History of Germany

The concept of Germany as a distinct region in Central Europe can be traced to Julius Caesar, who referred to the unconquered area east of the Rhine as Germania, thus distinguishing it from Gaul (France). The victory of the Germanic tribes in the Battle of the Teutoburg Forest (AD 9) prevented annexation by the Roman Empire, although the Roman provinces of Germania Superior and Germania Inferior were established along the Rhine. Following the Fall of the Western Roman Empire, the Franks conquered the other West Germanic tribes. When the Frankish Empire was divided among Charles the Great's heirs in 843, the eastern part became East Francia. In 962, Otto I became the first Holy Roman Emperor of the Holy Roman Empire, the medieval German state.

The period of the High Middle Ages saw several important developments within the German-speaking areas of Europe. The first was the establishment of the trading conglomerate known as the Hanseatic League, which was dominated by a number of German port cities along the Baltic and North Sea coasts. The second was the growth of a crusading element within German christendom. This led to the establishment of the State of the Teutonic Order, established along the Baltic coast of what is today Estonia, Latvia, and Lithuania. This crusader state led to the Christianization of these regions, as well as an extension of Germanic culture and language eastward. Also during this period, German Emperors became embroiled in conflicts with the Catholic Church over various political issues, resulting in the Investiture Controversy.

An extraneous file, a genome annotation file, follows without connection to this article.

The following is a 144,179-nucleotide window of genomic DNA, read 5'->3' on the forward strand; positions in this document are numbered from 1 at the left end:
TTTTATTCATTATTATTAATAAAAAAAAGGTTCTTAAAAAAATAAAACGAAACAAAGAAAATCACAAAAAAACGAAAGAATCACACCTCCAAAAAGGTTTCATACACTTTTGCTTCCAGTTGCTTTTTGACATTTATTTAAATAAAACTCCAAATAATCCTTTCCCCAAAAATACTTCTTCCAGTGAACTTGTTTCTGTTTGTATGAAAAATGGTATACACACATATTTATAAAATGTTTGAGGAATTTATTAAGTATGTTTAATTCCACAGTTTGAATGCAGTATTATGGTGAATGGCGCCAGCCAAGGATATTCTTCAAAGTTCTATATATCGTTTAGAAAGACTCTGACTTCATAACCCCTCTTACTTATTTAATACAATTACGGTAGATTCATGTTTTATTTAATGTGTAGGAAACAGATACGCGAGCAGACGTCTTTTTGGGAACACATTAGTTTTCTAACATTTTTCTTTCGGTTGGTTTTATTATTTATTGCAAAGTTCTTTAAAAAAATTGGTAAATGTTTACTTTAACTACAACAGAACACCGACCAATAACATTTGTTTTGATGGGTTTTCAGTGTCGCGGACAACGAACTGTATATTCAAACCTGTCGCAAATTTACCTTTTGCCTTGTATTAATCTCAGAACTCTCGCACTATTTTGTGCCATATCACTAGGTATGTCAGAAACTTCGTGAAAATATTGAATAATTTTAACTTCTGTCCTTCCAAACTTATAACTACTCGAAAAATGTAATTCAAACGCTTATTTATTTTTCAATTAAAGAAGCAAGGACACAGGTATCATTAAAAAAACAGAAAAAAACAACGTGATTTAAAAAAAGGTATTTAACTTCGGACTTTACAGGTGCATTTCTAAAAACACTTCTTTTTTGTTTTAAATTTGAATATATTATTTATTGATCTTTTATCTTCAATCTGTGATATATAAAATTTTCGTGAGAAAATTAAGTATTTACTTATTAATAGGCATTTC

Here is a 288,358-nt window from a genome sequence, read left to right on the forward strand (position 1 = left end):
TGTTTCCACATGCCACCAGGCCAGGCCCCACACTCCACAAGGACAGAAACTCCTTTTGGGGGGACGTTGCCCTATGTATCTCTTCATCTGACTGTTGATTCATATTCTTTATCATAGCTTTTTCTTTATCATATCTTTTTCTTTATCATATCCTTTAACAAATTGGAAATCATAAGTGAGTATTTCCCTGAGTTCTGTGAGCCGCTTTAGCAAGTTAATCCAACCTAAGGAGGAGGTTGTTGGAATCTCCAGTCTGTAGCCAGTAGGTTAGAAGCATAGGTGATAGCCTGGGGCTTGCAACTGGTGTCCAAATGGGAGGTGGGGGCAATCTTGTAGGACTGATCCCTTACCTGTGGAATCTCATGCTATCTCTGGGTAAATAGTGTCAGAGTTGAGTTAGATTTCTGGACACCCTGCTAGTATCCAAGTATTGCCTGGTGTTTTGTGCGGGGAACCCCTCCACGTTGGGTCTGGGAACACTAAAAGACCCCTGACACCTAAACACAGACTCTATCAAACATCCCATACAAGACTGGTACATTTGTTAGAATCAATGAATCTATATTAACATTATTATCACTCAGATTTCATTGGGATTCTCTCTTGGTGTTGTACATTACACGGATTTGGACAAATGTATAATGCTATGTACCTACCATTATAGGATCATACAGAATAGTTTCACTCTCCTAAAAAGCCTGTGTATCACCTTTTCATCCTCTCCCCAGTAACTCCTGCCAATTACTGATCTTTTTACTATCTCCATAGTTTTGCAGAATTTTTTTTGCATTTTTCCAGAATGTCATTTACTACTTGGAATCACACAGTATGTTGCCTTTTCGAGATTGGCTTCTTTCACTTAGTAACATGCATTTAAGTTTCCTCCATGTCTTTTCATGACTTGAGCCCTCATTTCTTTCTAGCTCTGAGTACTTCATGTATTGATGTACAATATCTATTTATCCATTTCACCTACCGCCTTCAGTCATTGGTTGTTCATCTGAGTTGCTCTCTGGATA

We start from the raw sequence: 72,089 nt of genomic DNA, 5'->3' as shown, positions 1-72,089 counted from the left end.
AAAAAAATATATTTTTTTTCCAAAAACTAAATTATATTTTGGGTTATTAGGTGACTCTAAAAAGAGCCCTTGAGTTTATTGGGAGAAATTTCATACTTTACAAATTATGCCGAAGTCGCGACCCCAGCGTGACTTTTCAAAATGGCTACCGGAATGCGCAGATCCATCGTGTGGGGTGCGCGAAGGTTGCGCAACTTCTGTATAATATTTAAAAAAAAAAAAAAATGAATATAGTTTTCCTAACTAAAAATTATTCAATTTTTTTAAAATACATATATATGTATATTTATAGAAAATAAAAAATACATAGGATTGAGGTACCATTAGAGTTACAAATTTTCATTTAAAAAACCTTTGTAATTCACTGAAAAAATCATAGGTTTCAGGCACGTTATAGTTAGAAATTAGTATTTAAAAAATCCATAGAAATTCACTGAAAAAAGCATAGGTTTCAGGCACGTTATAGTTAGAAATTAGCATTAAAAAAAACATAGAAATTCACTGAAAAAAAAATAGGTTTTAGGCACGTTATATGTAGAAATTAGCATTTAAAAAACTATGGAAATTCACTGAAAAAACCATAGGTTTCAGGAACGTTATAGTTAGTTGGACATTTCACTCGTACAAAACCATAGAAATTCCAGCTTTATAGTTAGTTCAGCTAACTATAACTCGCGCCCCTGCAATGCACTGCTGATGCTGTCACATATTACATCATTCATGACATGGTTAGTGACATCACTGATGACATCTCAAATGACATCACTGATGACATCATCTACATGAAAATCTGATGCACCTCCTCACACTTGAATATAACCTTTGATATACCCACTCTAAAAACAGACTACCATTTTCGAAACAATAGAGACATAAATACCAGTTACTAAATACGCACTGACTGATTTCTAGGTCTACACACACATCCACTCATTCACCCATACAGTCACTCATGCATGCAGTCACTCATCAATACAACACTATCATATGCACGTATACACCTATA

In the Late Middle Ages, the regional dukes, princes, and bishops gained power at the expense of the emperors. Martin Luther led the Protestant Reformation within the Catholic Church after 1517, as the northern and eastern states became Protestant, while most of the southern and western states remained Catholic. The two parts of the Holy Roman Empire clashed in the Thirty Years' War (1618–1648), which was ruinous to the twenty million civilians living in both parts. The Thirty Years' War brought tremendous destruction to Germany; more than 1/4 of the population in the German states were killed by the catastrophic war. The estates of the Holy Roman Empire attained a high extent of autonomy in the Peace of Westphalia, some of them being capable of their own foreign policies or controlling land outside of the Empire, the most important being Austria, Prussia, Bavaria and Saxony. With the French Revolution and the Napoleonic Wars from 1803 to 1815, feudalism fell away by reforms and the dissolution of the Holy Roman Empire. Thereafter liberalism and nationalism clashed with reaction. The German revolutions of 1848–49 failed. The Industrial Revolution modernized the German economy, led to the rapid growth of cities and the emergence of the socialist movement in Germany. Prussia, with its capital Berlin, grew in power. German universities became world-class centers for science and humanities, while music and art flourished. The unification of Germany (excluding Austria and the German-speaking areas of Switzerland) was achieved under the leadership of the Chancellor Otto von Bismarck with the formation of the German Empire in 1871. This resulted in the Kleindeutsche Lösung, ("small Germany solution", Germany without Austria), rather than the Großdeutsche Lösung, ("greater Germany solution", Germany with Austria). The new Reichstag, an elected parliament, had only a limited role in the imperial government. Germany joined the other powers in colonial expansion in Africa and the Pacific.